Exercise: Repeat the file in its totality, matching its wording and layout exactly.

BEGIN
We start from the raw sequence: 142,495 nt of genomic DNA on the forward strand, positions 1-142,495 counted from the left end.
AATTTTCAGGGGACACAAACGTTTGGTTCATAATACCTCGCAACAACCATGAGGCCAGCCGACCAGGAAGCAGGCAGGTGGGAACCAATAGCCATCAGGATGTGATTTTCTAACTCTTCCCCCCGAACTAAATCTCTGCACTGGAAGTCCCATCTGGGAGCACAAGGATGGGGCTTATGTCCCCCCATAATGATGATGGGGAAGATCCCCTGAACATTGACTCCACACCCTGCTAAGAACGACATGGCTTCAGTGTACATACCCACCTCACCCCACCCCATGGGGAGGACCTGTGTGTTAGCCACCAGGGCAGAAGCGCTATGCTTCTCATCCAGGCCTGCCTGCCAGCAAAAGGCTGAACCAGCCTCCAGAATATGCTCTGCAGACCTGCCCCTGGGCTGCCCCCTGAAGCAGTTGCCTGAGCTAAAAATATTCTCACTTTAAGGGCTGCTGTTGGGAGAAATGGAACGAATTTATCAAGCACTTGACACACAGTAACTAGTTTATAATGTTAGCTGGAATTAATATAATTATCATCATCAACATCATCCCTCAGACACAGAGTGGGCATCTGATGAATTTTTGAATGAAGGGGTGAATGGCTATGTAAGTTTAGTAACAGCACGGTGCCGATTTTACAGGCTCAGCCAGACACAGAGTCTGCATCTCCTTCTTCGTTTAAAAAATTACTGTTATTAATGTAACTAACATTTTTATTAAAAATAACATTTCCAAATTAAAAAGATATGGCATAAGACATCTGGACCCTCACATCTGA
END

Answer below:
We start from the raw sequence: 142,495 nt of genomic DNA on the forward strand, positions 1-142,495 counted from the left end.
AATTTTCAGGGGACACAAACGTTTGGTTCATAATACCTCGCAACAACCATGAGGCCAGCCGACCAGGAAGCAGGCAGGTGGGAACCAATAGCCATCAGGATGTGATTTTCTAACTCTTCCCCCCGAACTAAATCTCTGCACTGGAAGTCCCATCTGGGAGCACAAGGATGGGGCTTATGTCCCCCCATAATGATGATGGGGAAGATCCCCTGAACATTGACTCCACACCCTGCTAAGAACGACATGGCTTCAGTGTACATACCCACCTCACCCCACCCCATGGGGAGGACCTGTGTGTTAGCCACCAGGGCAGAAGCGCTATGCTTCTCATCCAGGCCTGCCTGCCAGCAAAAGGCTGAACCAGCCTCCAGAATATGCTCTGCAGACCTGCCCCTGGGCTGCCCCCTGAAGCAGTTGCCTGAGCTAAAAATATTCTCACTTTAAGGGCTGCTGTTGGGAGAAATGGAACGAATTTATCAAGCACTTGACACACAGTAACTAGTTTATAATGTTAGCTGGAATTAATATAATTATCATCATCAACATCATCCCTCAGACACAGAGTGGGCATCTGATGAATTTTTGAATGAAGGGGTGAATGGCTATGTAAGTTTAGTAACAGCACGGTGCCGATTTTACAGGCTCAGCCAGACACAGAGTCTGCATCTCCTTCTTCGTTTAAAAAATTACTGTTATTAATGTAACTAACATTTTTATTAAAAATAACATTTCCAAATTAAAAAGATATGGCATAAGACATCTGGACCCTCACATCTGA